Pippin thought for a minute. “No. But that thing you said about tweens—”
“Doesn’t go so far as killing.” He took the washbasin from the bedside table. “Get ready for bed, Pip.”
“My nightshirt’s in the other room.”
“Go and get it, then.”
Frodo sighed and found a spare shirt he’d packed. He handed it to Pippin. “Long enough?”
“Yes.” Pippin began to undress. “But they say things about Pearl.”
“Yes, and they say things about my parents, too. They, Pippin, say a lot of things, and most of them aren’t true.”
“Pearl was a tween, though. Frodo, are ghosts real?”
“I don’t know. I haven’t seen any hobbit-ghosts, if that’s what you’re asking. But my uncle used to tell me terrible tales about the houseless spirits of elves, or men who were cursed, or men who were tricked by the deceits of the Enemy into thinking they’d seen ghosts. It’s hard to say.”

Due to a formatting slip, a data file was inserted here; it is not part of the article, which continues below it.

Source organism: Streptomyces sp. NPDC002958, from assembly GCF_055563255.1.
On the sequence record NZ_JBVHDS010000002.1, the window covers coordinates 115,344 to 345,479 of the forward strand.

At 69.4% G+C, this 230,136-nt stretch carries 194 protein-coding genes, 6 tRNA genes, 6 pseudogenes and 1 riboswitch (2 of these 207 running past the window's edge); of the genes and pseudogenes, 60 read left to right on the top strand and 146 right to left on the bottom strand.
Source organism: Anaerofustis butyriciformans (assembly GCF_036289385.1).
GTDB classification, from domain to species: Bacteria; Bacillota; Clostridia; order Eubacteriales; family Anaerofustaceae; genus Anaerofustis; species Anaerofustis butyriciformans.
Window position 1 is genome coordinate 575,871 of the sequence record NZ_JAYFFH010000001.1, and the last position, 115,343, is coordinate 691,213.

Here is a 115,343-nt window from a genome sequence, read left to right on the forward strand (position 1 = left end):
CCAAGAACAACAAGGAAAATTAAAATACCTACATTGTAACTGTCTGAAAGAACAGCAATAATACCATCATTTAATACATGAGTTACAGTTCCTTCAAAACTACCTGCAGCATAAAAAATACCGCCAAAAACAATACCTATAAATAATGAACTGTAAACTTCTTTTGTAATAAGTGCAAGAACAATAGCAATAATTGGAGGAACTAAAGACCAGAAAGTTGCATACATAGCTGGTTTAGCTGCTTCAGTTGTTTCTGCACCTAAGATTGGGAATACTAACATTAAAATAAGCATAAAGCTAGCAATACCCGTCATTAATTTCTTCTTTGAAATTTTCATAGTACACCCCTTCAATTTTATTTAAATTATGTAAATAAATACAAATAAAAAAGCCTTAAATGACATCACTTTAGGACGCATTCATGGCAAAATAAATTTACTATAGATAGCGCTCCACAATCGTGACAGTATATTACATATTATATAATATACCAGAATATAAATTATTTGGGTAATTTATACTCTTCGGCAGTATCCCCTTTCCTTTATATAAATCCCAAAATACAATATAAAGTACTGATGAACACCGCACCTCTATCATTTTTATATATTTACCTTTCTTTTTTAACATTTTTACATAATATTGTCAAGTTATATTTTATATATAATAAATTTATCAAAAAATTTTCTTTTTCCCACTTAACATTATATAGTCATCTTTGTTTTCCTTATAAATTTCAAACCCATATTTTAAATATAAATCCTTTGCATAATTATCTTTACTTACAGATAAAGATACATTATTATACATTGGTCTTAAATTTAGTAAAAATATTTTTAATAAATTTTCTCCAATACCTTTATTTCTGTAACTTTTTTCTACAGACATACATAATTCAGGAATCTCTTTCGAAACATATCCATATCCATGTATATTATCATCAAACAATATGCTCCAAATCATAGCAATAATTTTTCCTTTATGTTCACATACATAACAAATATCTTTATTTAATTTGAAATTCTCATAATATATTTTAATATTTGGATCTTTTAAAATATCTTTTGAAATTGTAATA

“Frodo, you’re supposed to make me feel better, not worse.”
“Maybe, but I’m also supposed to tell you the truth and not comfort you with lies.”
They finished their preparations in silence. Finally, when Frodo was about to blow out the candle, Pippin said, “You’re a good cousin, you know that, Frodo?”
“So I’ve been told,” said Frodo. “Goodnight, Pippin.”
Frodo blew out the candle, and Pippin fell asleep readily enough.
But Frodo remembered Pippin’s words, and Saradoc’s, and the warm weight of the child who had fallen asleep on his lap while he was listening to the other ghost stories, and lay awake long hours thinking.
* * *